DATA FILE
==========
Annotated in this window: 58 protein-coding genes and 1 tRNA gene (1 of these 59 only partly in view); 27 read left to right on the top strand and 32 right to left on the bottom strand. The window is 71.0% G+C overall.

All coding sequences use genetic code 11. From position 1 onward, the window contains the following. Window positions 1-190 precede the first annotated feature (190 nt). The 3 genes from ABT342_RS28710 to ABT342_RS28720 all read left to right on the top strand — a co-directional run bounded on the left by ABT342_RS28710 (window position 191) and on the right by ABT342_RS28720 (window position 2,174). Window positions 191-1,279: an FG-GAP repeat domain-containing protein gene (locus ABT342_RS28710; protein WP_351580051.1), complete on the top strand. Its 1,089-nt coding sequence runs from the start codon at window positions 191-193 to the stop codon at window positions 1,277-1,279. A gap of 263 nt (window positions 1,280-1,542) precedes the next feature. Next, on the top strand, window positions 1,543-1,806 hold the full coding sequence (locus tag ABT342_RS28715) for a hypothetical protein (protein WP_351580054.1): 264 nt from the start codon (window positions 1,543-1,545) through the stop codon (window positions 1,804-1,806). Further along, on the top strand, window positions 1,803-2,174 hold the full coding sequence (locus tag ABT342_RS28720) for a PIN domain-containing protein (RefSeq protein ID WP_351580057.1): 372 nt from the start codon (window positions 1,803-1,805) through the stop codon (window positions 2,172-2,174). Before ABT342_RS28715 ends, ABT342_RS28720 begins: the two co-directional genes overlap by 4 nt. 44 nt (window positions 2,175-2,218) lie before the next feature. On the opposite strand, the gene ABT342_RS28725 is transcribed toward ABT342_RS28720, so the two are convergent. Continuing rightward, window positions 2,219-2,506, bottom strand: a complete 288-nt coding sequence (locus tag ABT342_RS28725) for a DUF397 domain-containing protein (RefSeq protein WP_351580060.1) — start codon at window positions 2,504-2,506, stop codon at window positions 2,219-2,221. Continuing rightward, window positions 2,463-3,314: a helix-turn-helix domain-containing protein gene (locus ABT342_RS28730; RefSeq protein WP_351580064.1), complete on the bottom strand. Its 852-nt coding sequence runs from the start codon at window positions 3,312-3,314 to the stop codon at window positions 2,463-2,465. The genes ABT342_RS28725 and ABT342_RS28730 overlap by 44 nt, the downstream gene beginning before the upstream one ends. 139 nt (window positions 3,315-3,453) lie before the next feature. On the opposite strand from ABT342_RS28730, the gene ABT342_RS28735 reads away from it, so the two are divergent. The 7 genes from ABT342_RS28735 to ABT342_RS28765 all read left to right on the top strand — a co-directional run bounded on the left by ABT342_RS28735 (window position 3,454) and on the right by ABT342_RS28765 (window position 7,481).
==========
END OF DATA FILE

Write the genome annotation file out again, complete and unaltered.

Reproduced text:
Annotated in this window: 58 protein-coding genes and 1 tRNA gene (1 of these 59 only partly in view); 27 read left to right on the top strand and 32 right to left on the bottom strand. The window is 71.0% G+C overall.

All coding sequences use genetic code 11. From position 1 onward, the window contains the following. Window positions 1-190 precede the first annotated feature (190 nt). The 3 genes from ABT342_RS28710 to ABT342_RS28720 all read left to right on the top strand — a co-directional run bounded on the left by ABT342_RS28710 (window position 191) and on the right by ABT342_RS28720 (window position 2,174). Window positions 191-1,279: an FG-GAP repeat domain-containing protein gene (locus ABT342_RS28710; protein WP_351580051.1), complete on the top strand. Its 1,089-nt coding sequence runs from the start codon at window positions 191-193 to the stop codon at window positions 1,277-1,279. A gap of 263 nt (window positions 1,280-1,542) precedes the next feature. Next, on the top strand, window positions 1,543-1,806 hold the full coding sequence (locus tag ABT342_RS28715) for a hypothetical protein (protein WP_351580054.1): 264 nt from the start codon (window positions 1,543-1,545) through the stop codon (window positions 1,804-1,806). Further along, on the top strand, window positions 1,803-2,174 hold the full coding sequence (locus tag ABT342_RS28720) for a PIN domain-containing protein (RefSeq protein ID WP_351580057.1): 372 nt from the start codon (window positions 1,803-1,805) through the stop codon (window positions 2,172-2,174). Before ABT342_RS28715 ends, ABT342_RS28720 begins: the two co-directional genes overlap by 4 nt. 44 nt (window positions 2,175-2,218) lie before the next feature. On the opposite strand, the gene ABT342_RS28725 is transcribed toward ABT342_RS28720, so the two are convergent. Continuing rightward, window positions 2,219-2,506, bottom strand: a complete 288-nt coding sequence (locus tag ABT342_RS28725) for a DUF397 domain-containing protein (RefSeq protein WP_351580060.1) — start codon at window positions 2,504-2,506, stop codon at window positions 2,219-2,221. Continuing rightward, window positions 2,463-3,314: a helix-turn-helix domain-containing protein gene (locus ABT342_RS28730; RefSeq protein WP_351580064.1), complete on the bottom strand. Its 852-nt coding sequence runs from the start codon at window positions 3,312-3,314 to the stop codon at window positions 2,463-2,465. The genes ABT342_RS28725 and ABT342_RS28730 overlap by 44 nt, the downstream gene beginning before the upstream one ends. 139 nt (window positions 3,315-3,453) lie before the next feature. On the opposite strand from ABT342_RS28730, the gene ABT342_RS28735 reads away from it, so the two are divergent. The 7 genes from ABT342_RS28735 to ABT342_RS28765 all read left to right on the top strand — a co-directional run bounded on the left by ABT342_RS28735 (window position 3,454) and on the right by ABT342_RS28765 (window position 7,481).